Despite such a dire prognosis, Schilder does retain a fundamentally positive view towards human cultural life, going so far as to call cultural abstention on the part of Christians a sin against God’s creational calling.14 For Schilder, cultural life is one area of responsibility for humanity under God’s covenant of works, which God entered into with the whole human race via Adam in paradise. This covenant bears actual expectations for faithfulness, namely to live out the fullness of the imago dei for which God created humanity and to the development of creation’s latencies in cultural life—covenant expectations which remain in force for all humanity even today.15
2. One Culture or Two?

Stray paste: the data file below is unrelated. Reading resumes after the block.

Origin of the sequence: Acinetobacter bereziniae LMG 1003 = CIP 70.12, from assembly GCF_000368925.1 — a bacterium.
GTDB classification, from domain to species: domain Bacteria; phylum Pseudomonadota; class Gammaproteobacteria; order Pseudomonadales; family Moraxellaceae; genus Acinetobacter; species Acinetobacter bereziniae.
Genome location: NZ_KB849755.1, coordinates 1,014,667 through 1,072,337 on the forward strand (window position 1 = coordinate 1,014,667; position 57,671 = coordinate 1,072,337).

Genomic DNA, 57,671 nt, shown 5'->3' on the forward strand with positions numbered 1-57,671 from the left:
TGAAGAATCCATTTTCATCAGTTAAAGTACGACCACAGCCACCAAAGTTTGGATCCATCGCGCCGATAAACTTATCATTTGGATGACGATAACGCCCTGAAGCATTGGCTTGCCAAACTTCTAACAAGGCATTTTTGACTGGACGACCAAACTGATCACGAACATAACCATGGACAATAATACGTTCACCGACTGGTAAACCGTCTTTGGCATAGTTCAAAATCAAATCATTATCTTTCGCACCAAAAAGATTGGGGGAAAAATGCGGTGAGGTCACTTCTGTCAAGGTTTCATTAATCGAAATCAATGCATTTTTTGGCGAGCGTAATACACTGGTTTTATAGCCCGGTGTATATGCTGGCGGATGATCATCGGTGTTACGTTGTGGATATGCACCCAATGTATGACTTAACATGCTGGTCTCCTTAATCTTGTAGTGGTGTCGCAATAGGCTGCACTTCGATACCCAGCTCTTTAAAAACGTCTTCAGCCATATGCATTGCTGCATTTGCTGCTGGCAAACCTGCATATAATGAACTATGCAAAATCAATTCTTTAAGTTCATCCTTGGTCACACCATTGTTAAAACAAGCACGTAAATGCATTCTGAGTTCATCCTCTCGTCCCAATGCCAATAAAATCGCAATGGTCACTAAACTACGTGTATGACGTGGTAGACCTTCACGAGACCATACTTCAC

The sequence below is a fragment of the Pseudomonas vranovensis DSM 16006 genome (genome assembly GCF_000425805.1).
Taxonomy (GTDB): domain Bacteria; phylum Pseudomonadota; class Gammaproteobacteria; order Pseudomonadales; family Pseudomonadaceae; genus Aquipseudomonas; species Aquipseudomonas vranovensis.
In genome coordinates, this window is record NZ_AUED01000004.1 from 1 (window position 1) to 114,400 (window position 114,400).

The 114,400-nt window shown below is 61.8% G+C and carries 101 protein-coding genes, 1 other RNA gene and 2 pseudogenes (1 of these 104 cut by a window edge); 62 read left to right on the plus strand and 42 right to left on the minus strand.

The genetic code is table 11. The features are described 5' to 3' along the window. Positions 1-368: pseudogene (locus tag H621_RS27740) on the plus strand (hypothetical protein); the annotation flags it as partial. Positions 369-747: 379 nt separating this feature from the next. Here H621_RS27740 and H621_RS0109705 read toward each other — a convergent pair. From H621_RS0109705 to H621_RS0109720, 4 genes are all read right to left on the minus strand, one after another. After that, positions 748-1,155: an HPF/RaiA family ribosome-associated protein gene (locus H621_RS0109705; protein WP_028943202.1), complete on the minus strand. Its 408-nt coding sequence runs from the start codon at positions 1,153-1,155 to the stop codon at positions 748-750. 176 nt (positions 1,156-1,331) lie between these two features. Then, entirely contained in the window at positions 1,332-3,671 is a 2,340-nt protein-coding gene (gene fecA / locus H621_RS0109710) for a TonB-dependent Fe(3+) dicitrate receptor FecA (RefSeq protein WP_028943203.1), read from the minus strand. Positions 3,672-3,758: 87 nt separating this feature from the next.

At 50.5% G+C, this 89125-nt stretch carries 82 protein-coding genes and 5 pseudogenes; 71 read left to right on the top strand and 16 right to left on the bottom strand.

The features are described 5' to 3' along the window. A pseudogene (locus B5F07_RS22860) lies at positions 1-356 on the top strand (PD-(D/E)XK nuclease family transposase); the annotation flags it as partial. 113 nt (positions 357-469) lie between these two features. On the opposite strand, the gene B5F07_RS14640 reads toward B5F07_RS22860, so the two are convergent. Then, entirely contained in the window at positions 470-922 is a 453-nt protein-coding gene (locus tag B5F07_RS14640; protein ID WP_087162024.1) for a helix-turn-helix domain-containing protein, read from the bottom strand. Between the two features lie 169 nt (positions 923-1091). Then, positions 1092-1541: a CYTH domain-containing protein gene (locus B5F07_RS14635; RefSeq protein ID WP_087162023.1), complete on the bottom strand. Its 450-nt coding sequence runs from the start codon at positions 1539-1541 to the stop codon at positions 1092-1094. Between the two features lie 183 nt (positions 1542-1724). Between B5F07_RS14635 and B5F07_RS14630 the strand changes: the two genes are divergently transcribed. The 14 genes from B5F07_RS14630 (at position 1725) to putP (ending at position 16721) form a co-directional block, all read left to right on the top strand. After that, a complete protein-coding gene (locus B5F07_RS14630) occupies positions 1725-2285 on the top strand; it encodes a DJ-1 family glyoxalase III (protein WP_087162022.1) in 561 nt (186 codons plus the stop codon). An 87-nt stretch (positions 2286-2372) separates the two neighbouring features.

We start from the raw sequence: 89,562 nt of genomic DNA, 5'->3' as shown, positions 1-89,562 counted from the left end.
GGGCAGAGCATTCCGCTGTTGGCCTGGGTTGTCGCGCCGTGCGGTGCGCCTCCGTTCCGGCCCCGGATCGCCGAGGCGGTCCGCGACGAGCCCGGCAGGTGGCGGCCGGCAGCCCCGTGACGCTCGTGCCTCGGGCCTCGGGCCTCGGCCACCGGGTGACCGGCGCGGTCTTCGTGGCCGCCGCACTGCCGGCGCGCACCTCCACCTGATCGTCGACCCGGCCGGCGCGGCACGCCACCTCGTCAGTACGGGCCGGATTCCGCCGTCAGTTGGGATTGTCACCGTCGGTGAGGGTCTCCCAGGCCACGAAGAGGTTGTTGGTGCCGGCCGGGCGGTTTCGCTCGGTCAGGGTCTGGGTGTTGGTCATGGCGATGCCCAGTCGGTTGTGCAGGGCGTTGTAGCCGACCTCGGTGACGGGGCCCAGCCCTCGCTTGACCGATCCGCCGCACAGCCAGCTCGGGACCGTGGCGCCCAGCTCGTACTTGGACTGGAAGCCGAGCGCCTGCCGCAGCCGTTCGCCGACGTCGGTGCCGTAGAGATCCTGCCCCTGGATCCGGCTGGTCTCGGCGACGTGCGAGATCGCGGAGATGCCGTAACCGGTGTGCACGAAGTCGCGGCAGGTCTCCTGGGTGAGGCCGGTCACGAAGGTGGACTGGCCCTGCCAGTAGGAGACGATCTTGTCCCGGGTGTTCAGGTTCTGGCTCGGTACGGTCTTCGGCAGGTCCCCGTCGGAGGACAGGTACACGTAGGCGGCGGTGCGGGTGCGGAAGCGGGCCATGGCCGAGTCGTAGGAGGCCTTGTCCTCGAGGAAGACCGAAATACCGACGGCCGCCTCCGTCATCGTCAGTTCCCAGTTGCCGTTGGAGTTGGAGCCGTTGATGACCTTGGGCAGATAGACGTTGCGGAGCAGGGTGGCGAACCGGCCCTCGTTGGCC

One can begin to see in the above outline of Schilder’s thought the emergence of his emphasis on the antithesis. For Schilder, to properly speak of culture in its present reality is to speak only in connection with its ultimate telos. The problem of the fall is that it detaches human cultural striving from its proper integration with right orientation of cultural life, which hinges on right worship of God.16 The hope of the work of Christ is that regeneration restores the possibility of properly integrated cultural labor, that is work which sees “every part in its proper place in the whole”—even if this is only provisionally possible this side of the eschaton.17 The recognition this brings is that according to Schilder’s thought the vast majority of cultural development throughout history is debilitated by sin, even if cultural life as such remains inherently good according to God’s designs.